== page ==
I quote a section from the article:
"O’Brien added that the growing use of e-portfolios have dramatized the potential for tools other than grades to convey what students have learned.
"Other concerns with letter grades, according to O’Brien, include to potential for grade inflation to take away from the reliability of grades and the concern of consistency with grading as more students are taking courses at multiple colleges, including colleges overseas.
"Maribeth Clark, Provost of the New College of Florida, offers a system in which students must work out a contract with a faculty adviser each semester.
"The contract outlines which courses should be taught and how success will be measured. Professors contribute to a record of the student’s success, without using grades. According to Clark, at New College, dislike of the traditional student transcript is so great that the college does not even send them out. Students are in charge of sending out their own records when applying to graduate school.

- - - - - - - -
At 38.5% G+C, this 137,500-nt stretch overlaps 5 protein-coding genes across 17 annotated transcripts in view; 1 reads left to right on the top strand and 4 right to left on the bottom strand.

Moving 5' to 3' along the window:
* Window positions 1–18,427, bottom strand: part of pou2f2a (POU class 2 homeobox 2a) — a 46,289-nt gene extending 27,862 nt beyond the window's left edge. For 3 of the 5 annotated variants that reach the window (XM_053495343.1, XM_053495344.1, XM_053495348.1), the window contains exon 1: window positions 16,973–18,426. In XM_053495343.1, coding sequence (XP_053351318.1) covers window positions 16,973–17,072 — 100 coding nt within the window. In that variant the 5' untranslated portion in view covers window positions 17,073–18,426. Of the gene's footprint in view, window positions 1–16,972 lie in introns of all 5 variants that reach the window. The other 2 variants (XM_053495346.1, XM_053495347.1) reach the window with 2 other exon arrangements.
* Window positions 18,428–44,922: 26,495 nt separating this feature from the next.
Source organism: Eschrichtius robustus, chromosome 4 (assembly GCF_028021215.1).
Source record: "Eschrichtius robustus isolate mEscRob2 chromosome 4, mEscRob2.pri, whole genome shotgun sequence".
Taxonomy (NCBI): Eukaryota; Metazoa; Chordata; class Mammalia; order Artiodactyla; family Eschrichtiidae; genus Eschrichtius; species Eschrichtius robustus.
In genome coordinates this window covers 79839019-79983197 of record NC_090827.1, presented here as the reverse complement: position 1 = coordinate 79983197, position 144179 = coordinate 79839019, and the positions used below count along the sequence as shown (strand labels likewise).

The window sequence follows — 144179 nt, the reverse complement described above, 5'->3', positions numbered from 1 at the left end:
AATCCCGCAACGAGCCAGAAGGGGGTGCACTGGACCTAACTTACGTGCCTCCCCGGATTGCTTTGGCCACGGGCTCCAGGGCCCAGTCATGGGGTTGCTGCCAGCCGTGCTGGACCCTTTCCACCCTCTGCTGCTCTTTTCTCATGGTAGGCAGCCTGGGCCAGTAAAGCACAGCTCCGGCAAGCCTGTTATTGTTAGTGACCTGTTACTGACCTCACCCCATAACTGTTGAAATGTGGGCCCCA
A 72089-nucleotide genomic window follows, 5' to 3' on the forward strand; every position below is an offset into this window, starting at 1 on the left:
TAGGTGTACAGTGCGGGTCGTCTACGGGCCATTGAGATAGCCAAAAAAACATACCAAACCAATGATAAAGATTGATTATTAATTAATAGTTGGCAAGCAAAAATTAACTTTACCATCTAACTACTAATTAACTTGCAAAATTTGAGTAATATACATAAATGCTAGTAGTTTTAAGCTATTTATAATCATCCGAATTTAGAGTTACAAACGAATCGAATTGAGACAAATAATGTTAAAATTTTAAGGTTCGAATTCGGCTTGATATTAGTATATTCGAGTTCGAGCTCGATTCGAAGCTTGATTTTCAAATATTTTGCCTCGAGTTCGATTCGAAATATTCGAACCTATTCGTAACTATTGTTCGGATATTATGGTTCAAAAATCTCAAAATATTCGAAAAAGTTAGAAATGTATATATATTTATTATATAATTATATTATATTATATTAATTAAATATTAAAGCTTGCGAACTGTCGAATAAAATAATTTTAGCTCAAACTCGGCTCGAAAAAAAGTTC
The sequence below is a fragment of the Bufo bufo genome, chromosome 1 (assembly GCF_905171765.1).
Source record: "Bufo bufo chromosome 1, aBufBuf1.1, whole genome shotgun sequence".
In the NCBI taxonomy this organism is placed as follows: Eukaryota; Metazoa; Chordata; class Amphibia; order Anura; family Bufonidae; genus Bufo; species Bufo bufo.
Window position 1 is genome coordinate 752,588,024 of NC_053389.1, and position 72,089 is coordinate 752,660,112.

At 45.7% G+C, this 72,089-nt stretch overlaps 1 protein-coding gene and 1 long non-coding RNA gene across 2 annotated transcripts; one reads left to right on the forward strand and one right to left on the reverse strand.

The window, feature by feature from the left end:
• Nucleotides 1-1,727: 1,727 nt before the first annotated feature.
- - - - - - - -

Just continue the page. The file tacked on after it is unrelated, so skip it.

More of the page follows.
"At Fairhaven College, students don’t receive grades either. They participate in a two-way evaluation process with professors for every course, and for their major and degree programs. The students evaluate their own work first, then their professors follow with their own evaluation and then the two have a much involved discussion. Many assignments also feature self-evaluation, as students complete a paper and also write about what they learned from the process of writing the paper or how the assignment did or did not work for them."
So what is happening in the UK or elsewhere?
- Will e-Portfolios encourage the use of the Project approach?
- Will we see students having to plan their own work schedules?
- Will collaboration actually help learning?
- Will 'anytime access' to teachers by pupils increase their workload?
- Will formative inputs from staff help in sumative assessments?
If you have any opinions or suggestions please comment!